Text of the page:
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Sweet Bells Jangled
Laura Redden Searing
A Deaf Poet Restored

Judy Yaeger Jones and
Jane E. Vallier, Editors

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Read reviews: The Women’s Review of Books, The Forum, Whistling Shade, Disability Studies Quarterly.

$34.50s

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The Fourth Volume in the Gallaudet Classics in Deaf Studies Series

From Whistling Shade

Judy Yaeger Jones, a member of MISF, stumbled onto the story of Laura Redden Searing while she was a project director for Minnesota Women’s History Month. It turns out that Glyndon, Minnesota (in the Red River valley) was named for Howard Glyndon—the pen name of Laura Redden Searing. (Glyndon is, in fact, the only town in the United States named for a woman writer during her lifetime.) Jones’s research eventually became this book: she recounts the details of Redden’s life in an introductory essay, “A Brief Biography of Laura Redden Searing.” Glyndon, Minnesota, a small town not far from Fargo, owes its name to a curious history. A railroad town founded by a Civil War veteran, it was named after poet and journalist Howard Glyndon, who, it turns out, was the pen name of Laura Redden Searing, one of those faded mid-19th century bards whose verses bring to mind rosewater and hoop skirts. Those poems have been unearthed and set against the context of the author’s life in the new collection Sweet Bells Jangled—Laura Redden Searing, a Deaf Poet Restored, edited by Judy Yaeger Jones and Jane E. Vallier.

       A deaf poet—let’s start there. Redden, born in 1839, was left deaf by “brain fever”, probably spinal meningitis, at the age of twelve. Add to that the murder of her father in 1848, and her job as a Civil War correspondent, and you have a pretty grim youth. As Vallier writes in her introductory essay, “Before the poet can sing, speak, or write she must be wounded beyond the imagination of her readers.” Redden definitely qualified.

       A star pupil at the Missouri School for the Deaf, she found in writing a way to communicate with the world that for her had fallen silent. While in school, she submitted articles to the St. Louis Republican, who recognized her talent and sent her to Washington in 1861 to cover the war. She was pro-Union, as her poems from that period attest. She published a collection of them under the title Idyls of Battle and Poems of the Rebellion (1864) that may have been the first book of poems about the war. Containing odes to Fredericksburg and Gettysburg, and a heroic profile of Grant, it is not surprising that President Lincoln was one of her admirers. But most of the poems are domestic in nature, a woman’s lament for a lover dead or absent. Though they are the typical 19th century fare of rhyme-and-meter melodrama, Redden’s craftsmanship is evident, and in some stanzas you feel the heavy pull of history, the act of witnessing something that the best poems have. From “In Time of War”:

There are white faces in each sunny street,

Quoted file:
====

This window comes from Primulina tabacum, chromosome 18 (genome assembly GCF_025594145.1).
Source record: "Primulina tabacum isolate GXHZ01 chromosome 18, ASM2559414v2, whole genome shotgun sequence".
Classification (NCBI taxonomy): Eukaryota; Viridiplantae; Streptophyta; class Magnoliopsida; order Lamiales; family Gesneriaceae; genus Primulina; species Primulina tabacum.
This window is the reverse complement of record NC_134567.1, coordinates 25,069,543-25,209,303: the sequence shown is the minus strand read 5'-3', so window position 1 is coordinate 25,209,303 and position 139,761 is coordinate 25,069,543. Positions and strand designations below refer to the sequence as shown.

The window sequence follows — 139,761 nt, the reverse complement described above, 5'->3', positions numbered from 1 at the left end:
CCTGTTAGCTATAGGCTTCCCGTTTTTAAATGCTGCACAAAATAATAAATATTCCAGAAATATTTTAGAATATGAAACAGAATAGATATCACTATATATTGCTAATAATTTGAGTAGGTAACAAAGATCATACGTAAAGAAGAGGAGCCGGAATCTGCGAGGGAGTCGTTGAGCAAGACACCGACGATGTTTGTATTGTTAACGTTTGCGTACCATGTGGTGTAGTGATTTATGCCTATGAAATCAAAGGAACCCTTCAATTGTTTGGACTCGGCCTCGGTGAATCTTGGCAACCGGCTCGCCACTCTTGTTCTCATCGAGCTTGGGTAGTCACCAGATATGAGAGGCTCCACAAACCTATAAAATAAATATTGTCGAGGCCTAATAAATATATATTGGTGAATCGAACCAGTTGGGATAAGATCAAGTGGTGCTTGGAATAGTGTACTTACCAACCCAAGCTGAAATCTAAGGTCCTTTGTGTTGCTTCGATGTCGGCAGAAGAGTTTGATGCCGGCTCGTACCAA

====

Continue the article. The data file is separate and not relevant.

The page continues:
And signs of trouble met us everywhere;
A nation’s pulse hath an unsteady beat,
    For scents of battle foul the summer air
.

       As the Civil War wound down, further adventures awaited our poet. Redden toured Europe in 1865, and in Capri fell in love with Irish artist Michael George Brennan. Their unhappy romance (he died four years later) was to form the backdrop of her poetic masterpiece. A long romantic poem set in seventy parts, Sweet Bells Jangled (1874) is surprisingly forward-looking for its time. The sections alternate between lyrics of various meter and a prosaic narrative that barely one generation after Whitman gives the illusion of a 20th century artist trapped in the 19th:

I’m sick of hearing so much about love!
I can’t take up a magazine or journal
But ’t is the same old story,—Love! Love! Love!
Whether in poem, prose, essay, or tale;
And all my music’s set to silly words.

       Redden went on to become a wife (to Edward Searing, who she later divorced) and a mother. She did not, however, build on the artistic breakthrough of Sweet Bells Jangled. Though some of her later poems (“At the Grave of Keats”, “The Hills of Santa Cruz”) exhibit the fine tuning of Swinburne and were praised by Whittier, they give no hint of the poetic revolution that was just around the bend of the 20th century.

       It seems strange that the period of the Civil War, when poetry would seem most needed, coincided with a great dearth of poetic genius in America. Between Whitman and Longfellow on the one side and Robinson and Masters on the other, only Emily Dickenson is still widely read, and she spent the most isolated of lives. But perhaps that’s what war does to art—it jangles the sweet bells, and deafens the poet. Even so, Sweet Bells Jangled is a fascinating read, enlightened by the capable scholarship of Jones and Vallier. The town of Glyndon should be proud.

Judy Yaeger Jones is an independent scholar and educational consultant in multicultural, disability, and women’s history in St. Paul, MN.

Jane E. Vallier is an adjunct assistant professor in the Department of English at Iowa State University.

ISBN 978-1-56368-138-7, 6 x 9 paperback, 224 pages

$34.50s

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